Signals have several different usages. For instance debuggers rely on signals to receive events about programs that being debugged (read more about this in my article How Debugger Works). Signals is one of so called IPC – Inter Process Communication mechanisms. IPC used to, as the abbreviation implies, to allow processes communicate with one another.

Another common use is when user wishes that our program will reinitialize itself, but not terminate. In this case, user can send our program a signal from the terminal, using a program called kill. You may be already familiar with this program. It used to kill processes. The truth is that it sends a signal. Each signal has a number that identifies it. By default it sends signal 15, SIGTERM, but it can send just any signal.

Lets see most common and their use.

Types of signalsBACK TO TOC

    This signal indicates that someone has killed the controlling terminal. For instance, lets say our program runs in xterm or in gnome-terminal. When someone kills the terminal program, without killing applications running inside of terminal window, operating system sends SIGHUP to the program. Default handler for this signal will terminate your program.
    Thanks to Mark Pettit for the tip.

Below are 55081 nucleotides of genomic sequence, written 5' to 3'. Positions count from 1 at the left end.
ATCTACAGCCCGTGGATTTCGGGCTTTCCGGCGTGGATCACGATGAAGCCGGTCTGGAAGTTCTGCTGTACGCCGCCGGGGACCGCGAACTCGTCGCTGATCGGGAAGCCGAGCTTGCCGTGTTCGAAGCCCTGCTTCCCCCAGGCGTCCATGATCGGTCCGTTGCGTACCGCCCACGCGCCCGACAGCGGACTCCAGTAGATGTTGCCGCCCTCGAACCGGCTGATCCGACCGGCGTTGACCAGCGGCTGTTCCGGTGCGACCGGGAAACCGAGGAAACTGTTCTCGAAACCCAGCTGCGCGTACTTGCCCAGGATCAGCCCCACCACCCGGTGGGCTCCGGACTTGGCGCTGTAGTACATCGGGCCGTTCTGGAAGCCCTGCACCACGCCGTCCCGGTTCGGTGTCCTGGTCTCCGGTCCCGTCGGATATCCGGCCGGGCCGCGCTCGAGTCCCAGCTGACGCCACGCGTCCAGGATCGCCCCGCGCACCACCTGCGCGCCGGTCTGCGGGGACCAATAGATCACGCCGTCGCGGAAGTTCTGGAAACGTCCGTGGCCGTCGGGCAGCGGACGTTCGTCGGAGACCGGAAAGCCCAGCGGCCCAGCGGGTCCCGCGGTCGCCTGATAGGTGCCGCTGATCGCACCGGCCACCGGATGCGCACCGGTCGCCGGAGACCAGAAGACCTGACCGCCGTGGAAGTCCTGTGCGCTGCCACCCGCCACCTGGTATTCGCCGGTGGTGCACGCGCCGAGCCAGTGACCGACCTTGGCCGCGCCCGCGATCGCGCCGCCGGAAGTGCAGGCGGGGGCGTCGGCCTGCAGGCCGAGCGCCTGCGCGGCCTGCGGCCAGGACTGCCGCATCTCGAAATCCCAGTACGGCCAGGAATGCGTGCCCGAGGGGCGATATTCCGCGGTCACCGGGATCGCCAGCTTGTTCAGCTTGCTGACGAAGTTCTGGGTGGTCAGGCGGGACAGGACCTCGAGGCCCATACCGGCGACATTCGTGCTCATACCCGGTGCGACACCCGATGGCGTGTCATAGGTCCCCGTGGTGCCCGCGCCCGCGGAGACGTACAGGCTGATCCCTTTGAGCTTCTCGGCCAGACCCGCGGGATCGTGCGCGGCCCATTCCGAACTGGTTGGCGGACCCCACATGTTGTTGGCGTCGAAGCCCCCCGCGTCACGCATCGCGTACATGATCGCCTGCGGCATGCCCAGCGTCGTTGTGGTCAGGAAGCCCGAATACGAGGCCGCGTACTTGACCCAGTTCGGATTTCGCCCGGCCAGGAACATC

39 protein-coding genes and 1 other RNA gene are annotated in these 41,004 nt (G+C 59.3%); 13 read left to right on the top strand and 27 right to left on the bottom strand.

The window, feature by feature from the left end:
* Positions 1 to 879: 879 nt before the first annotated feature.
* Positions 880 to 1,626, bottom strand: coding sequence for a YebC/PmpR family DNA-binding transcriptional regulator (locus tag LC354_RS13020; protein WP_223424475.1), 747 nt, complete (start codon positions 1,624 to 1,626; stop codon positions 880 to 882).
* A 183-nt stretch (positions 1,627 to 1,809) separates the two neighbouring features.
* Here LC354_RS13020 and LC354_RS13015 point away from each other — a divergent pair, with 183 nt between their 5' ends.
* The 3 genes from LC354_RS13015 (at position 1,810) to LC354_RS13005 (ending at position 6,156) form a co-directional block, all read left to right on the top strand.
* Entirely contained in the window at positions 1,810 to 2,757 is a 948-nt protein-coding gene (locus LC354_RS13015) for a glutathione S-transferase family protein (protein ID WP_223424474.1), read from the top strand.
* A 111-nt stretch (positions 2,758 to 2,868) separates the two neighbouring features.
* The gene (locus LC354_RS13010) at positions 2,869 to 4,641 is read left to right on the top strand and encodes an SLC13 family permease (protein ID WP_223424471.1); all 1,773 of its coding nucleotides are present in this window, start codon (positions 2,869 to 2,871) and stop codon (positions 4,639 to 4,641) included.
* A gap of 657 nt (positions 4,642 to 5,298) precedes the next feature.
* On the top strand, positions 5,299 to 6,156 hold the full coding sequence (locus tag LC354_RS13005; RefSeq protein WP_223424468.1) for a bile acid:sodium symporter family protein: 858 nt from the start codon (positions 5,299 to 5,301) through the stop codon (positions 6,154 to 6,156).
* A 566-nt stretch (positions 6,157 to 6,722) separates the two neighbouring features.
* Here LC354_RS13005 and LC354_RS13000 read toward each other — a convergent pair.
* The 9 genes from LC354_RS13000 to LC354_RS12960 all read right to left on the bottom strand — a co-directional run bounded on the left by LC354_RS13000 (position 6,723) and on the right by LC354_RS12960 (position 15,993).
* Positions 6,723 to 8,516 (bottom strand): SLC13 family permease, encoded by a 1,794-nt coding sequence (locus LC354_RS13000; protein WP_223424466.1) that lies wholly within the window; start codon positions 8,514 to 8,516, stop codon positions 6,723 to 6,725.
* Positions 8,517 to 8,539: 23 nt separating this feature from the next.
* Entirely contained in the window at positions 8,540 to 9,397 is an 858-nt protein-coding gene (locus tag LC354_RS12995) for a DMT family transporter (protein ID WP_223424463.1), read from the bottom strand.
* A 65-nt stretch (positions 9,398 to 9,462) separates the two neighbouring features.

This is the signal that being sent to your application when it is running in a foreground in a terminal and someone presses CTRL-C. Default handler of this signal will quietly terminate your program.
    Again, according to documentation, this signal means “Quit from keyboard”. In reality I couldn’t find who sends this signal. I.e. you can only send it explicitly.
    Illegal instruction signal. This is a exception signal, sent to your application by the operating system when it encounters an illegal instruction inside of your program. Something like this may happen when executable file of your program has been corrupted. Another option is when your program loads dynamic library that has been corrupted. Consider this as an exception of a kind, but the one that is very unlikely to happen.